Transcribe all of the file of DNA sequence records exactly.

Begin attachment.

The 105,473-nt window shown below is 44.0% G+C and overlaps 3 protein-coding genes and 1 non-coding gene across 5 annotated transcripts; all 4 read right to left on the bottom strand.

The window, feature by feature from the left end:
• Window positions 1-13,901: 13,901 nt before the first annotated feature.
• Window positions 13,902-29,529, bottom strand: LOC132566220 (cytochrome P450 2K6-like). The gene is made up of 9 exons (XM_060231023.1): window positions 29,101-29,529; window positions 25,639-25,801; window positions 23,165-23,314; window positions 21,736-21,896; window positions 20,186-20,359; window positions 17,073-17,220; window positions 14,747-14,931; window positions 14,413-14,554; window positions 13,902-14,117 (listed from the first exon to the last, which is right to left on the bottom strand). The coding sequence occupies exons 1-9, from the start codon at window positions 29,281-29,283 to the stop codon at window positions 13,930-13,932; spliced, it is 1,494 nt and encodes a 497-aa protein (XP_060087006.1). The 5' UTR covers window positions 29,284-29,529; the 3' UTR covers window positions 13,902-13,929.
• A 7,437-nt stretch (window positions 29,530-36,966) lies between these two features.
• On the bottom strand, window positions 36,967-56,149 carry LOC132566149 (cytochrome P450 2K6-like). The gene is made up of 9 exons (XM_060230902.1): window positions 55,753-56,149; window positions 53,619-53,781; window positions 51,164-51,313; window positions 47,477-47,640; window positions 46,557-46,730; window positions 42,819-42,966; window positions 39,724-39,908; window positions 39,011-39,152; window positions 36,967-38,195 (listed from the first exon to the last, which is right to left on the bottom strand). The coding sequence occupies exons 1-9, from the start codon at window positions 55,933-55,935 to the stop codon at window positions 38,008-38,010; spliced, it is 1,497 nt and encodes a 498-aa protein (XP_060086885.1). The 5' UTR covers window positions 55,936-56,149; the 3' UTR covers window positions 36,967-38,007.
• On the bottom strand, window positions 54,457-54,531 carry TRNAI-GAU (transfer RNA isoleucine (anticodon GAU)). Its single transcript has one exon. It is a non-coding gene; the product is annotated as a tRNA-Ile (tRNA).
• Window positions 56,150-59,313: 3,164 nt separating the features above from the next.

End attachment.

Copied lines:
The 105,473-nt window shown below is 44.0% G+C and overlaps 3 protein-coding genes and 1 non-coding gene across 5 annotated transcripts; all 4 read right to left on the bottom strand.

The window, feature by feature from the left end:
• Window positions 1-13,901: 13,901 nt before the first annotated feature.
• Window positions 13,902-29,529, bottom strand: LOC132566220 (cytochrome P450 2K6-like). The gene is made up of 9 exons (XM_060231023.1): window positions 29,101-29,529; window positions 25,639-25,801; window positions 23,165-23,314; window positions 21,736-21,896; window positions 20,186-20,359; window positions 17,073-17,220; window positions 14,747-14,931; window positions 14,413-14,554; window positions 13,902-14,117 (listed from the first exon to the last, which is right to left on the bottom strand). The coding sequence occupies exons 1-9, from the start codon at window positions 29,281-29,283 to the stop codon at window positions 13,930-13,932; spliced, it is 1,494 nt and encodes a 497-aa protein (XP_060087006.1). The 5' UTR covers window positions 29,284-29,529; the 3' UTR covers window positions 13,902-13,929.
• A 7,437-nt stretch (window positions 29,530-36,966) lies between these two features.
• On the bottom strand, window positions 36,967-56,149 carry LOC132566149 (cytochrome P450 2K6-like). The gene is made up of 9 exons (XM_060230902.1): window positions 55,753-56,149; window positions 53,619-53,781; window positions 51,164-51,313; window positions 47,477-47,640; window positions 46,557-46,730; window positions 42,819-42,966; window positions 39,724-39,908; window positions 39,011-39,152; window positions 36,967-38,195 (listed from the first exon to the last, which is right to left on the bottom strand). The coding sequence occupies exons 1-9, from the start codon at window positions 55,933-55,935 to the stop codon at window positions 38,008-38,010; spliced, it is 1,497 nt and encodes a 498-aa protein (XP_060086885.1). The 5' UTR covers window positions 55,936-56,149; the 3' UTR covers window positions 36,967-38,007.
• On the bottom strand, window positions 54,457-54,531 carry TRNAI-GAU (transfer RNA isoleucine (anticodon GAU)). Its single transcript has one exon. It is a non-coding gene; the product is annotated as a tRNA-Ile (tRNA).
• Window positions 56,150-59,313: 3,164 nt separating the features above from the next.